Passive Investors Unite: We Blind Mice

Passive Investors Unite: We Blind Mice

Passive Investors Unite: We Blind Mice by Danielle DiMartino Booth,

Throughout man’s bloody history of conflict, time and again it is the hand defending the faith that lights a fuse. Is this because, by its very nature, faith is blind and can only promise abundant spiritual rewards for the here and now, while saving its true rewards to bestow in the afterlife? Does it take the strength of a warrior to defend and die for it? Name a faith and you are sure to encounter a struggle.

The Protestant Reformation certainly had its fair share of strife. In 1517, Martin Luther, angered by the selling of indulgences, pounded his 95 theses on a chapel door. Aided by the advent of the printing press, he began spreading the word and paving the path to Protestantism. He could never have guessed that less than a century later, the defense of his faith would spawn ghastly nursery rhymes that were anything but spiritual.

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Passive Investors Unite

One of those rhymes is the well-known, but perhaps not deeply pondered, Three Blind Mice of so many a nursery setting. Before Queen ‘Bloody’ Mary I inspired that spicy drink with a side of celery to be concocted in her gory memory, she stirred 17th century nannies to seemingly innocent singalongs. Written in 1609, the mice are said to represent three loyalist Protestant noblemen or bishops, depending on history’s recollection, who dared to question the Papist queen’s mental state and thus attempt her overthrow. The farmer’s wife in the nursery rhyme was of course the queen who with her husband, King Philip of Spain, owned many large arable estates. Being less than amused by the Protestant’s fervor, the farmer’s wife chose for their demise not a knife, but a burning stake. From whence, we must ask, does blindness enter the unseen picture? Historians suggest the author to have been a crypto-Catholic alluding to the inherent blindness of Protestantism’s proselytes. Clever indeed.


Tomorrow’s writers could be inspired to pen a similar tale of intellectual rebellion, albeit in reverse scale, as scores of original thinkers dwindle in number. The future rhyme could well be titled, The Last Stand of Active Investors. Few would question the fiery fate that’s been met by increasing ranks of yesteryear’s active managers. Do they not comprehend, the blindly accepting masses implore, the scholarly supremacy of index investing? Just recently, the godfather of passive investing, the Vanguard himself, John Bogle, predicted that it would only be a matter of years before Fidelity Investments departed this world. Free yourself now or dare to perish!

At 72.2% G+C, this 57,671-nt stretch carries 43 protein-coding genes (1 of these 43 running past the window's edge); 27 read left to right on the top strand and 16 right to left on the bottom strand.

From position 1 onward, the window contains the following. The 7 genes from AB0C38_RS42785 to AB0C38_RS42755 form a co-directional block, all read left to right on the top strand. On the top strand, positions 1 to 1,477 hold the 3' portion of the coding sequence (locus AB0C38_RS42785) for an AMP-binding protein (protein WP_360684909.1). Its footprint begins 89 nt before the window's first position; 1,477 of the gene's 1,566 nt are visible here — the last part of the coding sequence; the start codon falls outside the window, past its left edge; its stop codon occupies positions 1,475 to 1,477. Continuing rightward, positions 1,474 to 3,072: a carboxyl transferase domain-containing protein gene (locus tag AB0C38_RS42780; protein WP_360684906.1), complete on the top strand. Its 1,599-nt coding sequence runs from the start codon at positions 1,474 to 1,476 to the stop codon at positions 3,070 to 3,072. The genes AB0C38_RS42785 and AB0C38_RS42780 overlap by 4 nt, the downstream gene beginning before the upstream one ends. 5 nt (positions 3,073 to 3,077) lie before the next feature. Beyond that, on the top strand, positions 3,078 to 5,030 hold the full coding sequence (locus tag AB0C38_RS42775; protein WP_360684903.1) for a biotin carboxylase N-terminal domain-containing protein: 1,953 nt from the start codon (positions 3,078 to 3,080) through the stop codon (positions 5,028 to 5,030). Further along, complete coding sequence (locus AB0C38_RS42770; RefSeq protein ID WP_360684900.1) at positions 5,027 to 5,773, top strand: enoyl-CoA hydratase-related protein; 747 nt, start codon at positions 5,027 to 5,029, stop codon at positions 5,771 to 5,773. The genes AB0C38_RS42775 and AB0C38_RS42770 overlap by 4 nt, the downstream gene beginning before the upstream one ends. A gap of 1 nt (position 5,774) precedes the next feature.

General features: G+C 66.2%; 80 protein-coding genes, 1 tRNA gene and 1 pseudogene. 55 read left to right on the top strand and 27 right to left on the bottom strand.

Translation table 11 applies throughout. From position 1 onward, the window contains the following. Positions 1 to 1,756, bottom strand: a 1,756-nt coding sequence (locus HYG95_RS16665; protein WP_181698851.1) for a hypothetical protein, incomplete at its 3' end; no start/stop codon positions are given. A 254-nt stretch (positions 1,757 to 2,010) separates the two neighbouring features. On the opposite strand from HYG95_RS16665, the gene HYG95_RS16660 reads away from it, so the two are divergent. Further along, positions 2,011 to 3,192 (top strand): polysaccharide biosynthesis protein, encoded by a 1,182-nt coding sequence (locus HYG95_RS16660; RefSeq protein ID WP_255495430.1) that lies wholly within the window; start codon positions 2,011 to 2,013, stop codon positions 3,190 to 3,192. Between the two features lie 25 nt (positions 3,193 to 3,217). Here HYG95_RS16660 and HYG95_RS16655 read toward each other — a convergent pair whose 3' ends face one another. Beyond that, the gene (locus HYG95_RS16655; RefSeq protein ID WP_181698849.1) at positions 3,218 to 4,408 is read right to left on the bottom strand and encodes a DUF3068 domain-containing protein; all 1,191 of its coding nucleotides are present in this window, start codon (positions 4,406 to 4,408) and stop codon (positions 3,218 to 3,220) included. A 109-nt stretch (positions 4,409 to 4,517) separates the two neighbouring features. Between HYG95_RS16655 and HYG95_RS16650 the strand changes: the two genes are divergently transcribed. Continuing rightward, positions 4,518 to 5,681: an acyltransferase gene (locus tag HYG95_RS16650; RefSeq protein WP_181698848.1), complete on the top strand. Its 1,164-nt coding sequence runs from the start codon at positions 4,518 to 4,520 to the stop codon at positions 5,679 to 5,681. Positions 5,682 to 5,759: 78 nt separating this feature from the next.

Ah, the joys of blaspheming the conventional wisdom.

Forward thinkers see what’s to come and it’s not for the faint of heart. In one word, this megatrend of the ages will end in tears, rivers of tears. The wider the flock netted, the deeper the pain that will follow.

But first, a huge caveat. This tale of what the future holds is in no way a defense of the many active managers who are stuck in what can only be described as a costly time warp, in utter denial that the rules of the game changed long ago, leaving them behind. Like it or not, the Federal Reserve matters more today than any bottoms-up analysis acumen. Did the shift occur overnight? Of course not.

In the years that followed the 1987 stock market crash, the Fed’s mission creep started to chip away at pure price discovery. Loose monetary policy first flashed its ugly underbelly in the late 1990s when distinguishing between companies capable of turning a profit proved much less valuable than getting in on the next hot IPO. Until the music stopped.

Stock picking made a comeback, for a time. Soon enough, though, the mania resumed. The housing bubble fed a feverish corporate buyback cycle, once again mitigating the value-add of differentiation. It’s worth noting that passive investing was nurtured in each of these eras. In the late 1990s, investors bought the ‘Qs,’ as in the exchange traded fund (ETF) that tracked the top 100 Nasdaq stocks. Spider investing was all the rage in the early 2000s, as in ticker symbol SPY, the ETF that tracked the broader Standard & Poor’s 500 index.

One distinct attribute of these boom/bust slices of history is what households were worth on paper vis-à-vis their disposable income. To be precise, that ratio hit 6.5 times at both cycles’ peaks, which so happens to be the level above which it’s been for the past five years. Without a doubt, it’s high tide. Over $35 trillion has been tacked on to American’s collective net worth since stocks bottomed in March 2009.

An added bonus to this wealth build has been passive indexing itself. That gets us to the tricky position in which so many blind and blissful investors find themselves today.

A trip 40 years down memory lane helps set the stage. August 31, 1976 marked the momentous birth of Vanguard’s flagship fund that tracks the S&P 500. By the time the fund turned 20, assets under management had grown to a respectable $3 billion. Since then though, its growth has been breathtaking. The world’s largest mutual fund has more than $200 billion chocking its coffers. It’s noteworthy that the firm that put indexing on the map also boasts the second and third largest funds gauged by assets under management, also flown under the Vanguard flag.

Stepping back to the biggest picture, since 2008, over $1 trillion has flooded into index funds in some form, helping passively managed stock funds and ETFs swell to comprise over 40 percent of the $8-plus trillion pie, double their share from a decade ago. On the losing end, over the past eight years, active stock managers have bled $600 billion and counting, and the trend is accelerating.

At the core of the exodus is the simple fact that nine out of ten active managers have underperformed their benchmark index over the past year, whether it be the S&P 500 or another bogey. It must be acknowledged that high and hidden fees have rightly earned investor ridicule over the years. That said, low fees are meaningless in the face of a full blown market rout.

The problem is these feeding frenzies morph into hunger strikes. In the case of index investing, returns beget performance chasing, a tendency that’s as old as time. Because prices are the single biggest influence on a given index’s makeup, higher prices naturally help drive performance. As a factor of time, you own increasingly high-priced stocks in increasingly greater proportion to the underlying index. The flip side is your exposure to the cheapest stocks dwindles as a factor of time. And this makes sense because?

When the music stops, which it always does, the exits are rushed and performance is dragged down not just by declines in stock prices but more so the wall of humanity that just doesn’t fit through the door. Investors pile in together, in perfect harmony, and eventually pile out together, in a cacophonic craze.